Baltimore County News
Annual Award Honoring African-American Heritage in Baltimore County Presented to Three Distinguished Recipients
Today, at the Owings Mills Library with Louis Diggs in attendance, Baltimore County Executive Kevin Kamenetz announced the 2017 recipients of The Louis S. Diggs Award—a recognition event that takes place annually during Black History Month. This award is presented to individuals whose life work represents a commitment to the celebration of the African-American experience in Baltimore County, and whose efforts inspire others to strive for success and to celebrate the diversity and achievement that is our strength.
The 2017 Awardees are:
Dr. Freeman Hrabowski, President, University of Maryland Baltimore County
Serving as President of UMBC since 1992, Dr. Hrabowski’s research and publications focus on science and math education, with special emphasis on minority participation and performance. He was named by President Obama to chair the President’s Advisory Commission on Educational Excellence for African Americans. Named one of the 100 Most Influential People in the World by TIME (2012) and one of America’s Best Leaders by U.S. News and World Report (2008), Dr. Hrabowski has been touted as one of America’s top leaders by numerous national and worldwide publications, institutions, and foundations.
Dr. Dallas Dance, Superintendent, Baltimore County Public Schools
Distinguished as a visionary leader, Superintendent Dance has united BCPS into a powerful force committed to producing globally competitive graduates. Since 2012, Dr. Dance has been responsible for overseeing the instruction of 112,000 students in 173 schools, centers and programs in the 25th largest school system in the nation. Dr. Dance’s leadership was recognized with his appointment to President Obama’s Advisory Commission on Educational Excellence for African Americans.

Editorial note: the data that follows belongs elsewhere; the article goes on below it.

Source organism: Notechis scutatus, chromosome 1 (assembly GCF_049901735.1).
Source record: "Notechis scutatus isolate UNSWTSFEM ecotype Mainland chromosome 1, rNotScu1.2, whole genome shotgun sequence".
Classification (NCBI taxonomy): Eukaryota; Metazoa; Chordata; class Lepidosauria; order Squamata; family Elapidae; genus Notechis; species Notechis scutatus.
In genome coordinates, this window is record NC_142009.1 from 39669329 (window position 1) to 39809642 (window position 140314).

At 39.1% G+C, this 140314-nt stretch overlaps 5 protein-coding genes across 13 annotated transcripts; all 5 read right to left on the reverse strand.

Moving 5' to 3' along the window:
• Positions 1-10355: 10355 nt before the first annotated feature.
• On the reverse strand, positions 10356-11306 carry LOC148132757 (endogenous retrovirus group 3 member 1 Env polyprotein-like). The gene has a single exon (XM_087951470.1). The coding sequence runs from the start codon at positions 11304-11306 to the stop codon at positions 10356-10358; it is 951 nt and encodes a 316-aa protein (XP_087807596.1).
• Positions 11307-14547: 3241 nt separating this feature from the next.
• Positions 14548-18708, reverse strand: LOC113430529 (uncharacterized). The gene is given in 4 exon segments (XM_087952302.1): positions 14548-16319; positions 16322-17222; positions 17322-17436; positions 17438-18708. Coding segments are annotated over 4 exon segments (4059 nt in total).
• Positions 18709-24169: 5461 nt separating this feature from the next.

Delegate Adrienne Jones, Speaker Pro Tem, Maryland House of Delegates
Since 1997, Adrienne Jones has been a member of the Maryland House of Delegates for District 10. Delegate Jones is the current Speaker Pro Tem, holding that post since 2003, and the first African-American female to serve in that position in the State of Maryland. Born and educated in Baltimore County, Delegate Jones was employed by County Government before retiring in 2014 where she was the director of the Office of Minority Affairs, the Office of Fair Practices, and the deputy director of Human Resources.
About Louis S. Diggs
The award is named for Baltimore County resident Louis S. Diggs, a respected and distinguished authority on County African-American history. Diggs’ research and historical perspective has guided him to publish 10 books; organize tours in the community; present lectures; and manage the Diggs-Johnson Museum in Granite.
“No one has done more to preserve and promote African-American history in Baltimore County than Mr. Louis Diggs,” stated Baltimore County Executive Kevin Kamenetz. “I am immensely proud to present this year’s Diggs award to three very distinguished individuals who embody the true spirit of this honor. Freeman Hrabowski, Dallas Dance, and Adrienne Jones are outstanding leaders who make a difference in our County each and every day.”
Baltimore County’s Pedestrian and Bicycle Advisory Committee (PBAC) is seeking community input to help identify the next round of pedestrian and bicycle projects. Members of the public are invited to voice their preferences at a community input meeting to be held Tuesday, March 14, 5:00 p.m. in the Jefferson Building Hearing Room, Room 104, 105 West Chesapeake Avenue, Towson, MD 21204.
The Committee is looking for projects that will provide County residents with the greatest benefit at the lowest cost. Projects should be ones that have been recommended by Baltimore County’s Eastern and Western Pedestrian and Bicycle Access Plans and have the following characteristics:
Relatively low in cost Due to the County’s many capital needs, the availability of County funding for bicycle and pedestrian projects is limited. State, federal and private grant funding can be sought to pay for projects such as bike route signage, bike lane striping, and feasibility studies for shared use paths, as well as sidewalks and other pedestrian improvements.
Link to significant destinations Improvements that provide many residents with safer pedestrian or bicycle access to schools, libraries, parks, shopping centers, employment areas or transit stations are especially desirable.
Community support Not all communities are ready to become walkable and bike-friendly. The PBAC wants to target projects in neighborhoods that really want them and will use them.
For more information, please contact Jessie Bialek, Department of Planning, at 410-887-3480 or email@example.com. Written comments may also be submitted to this email address.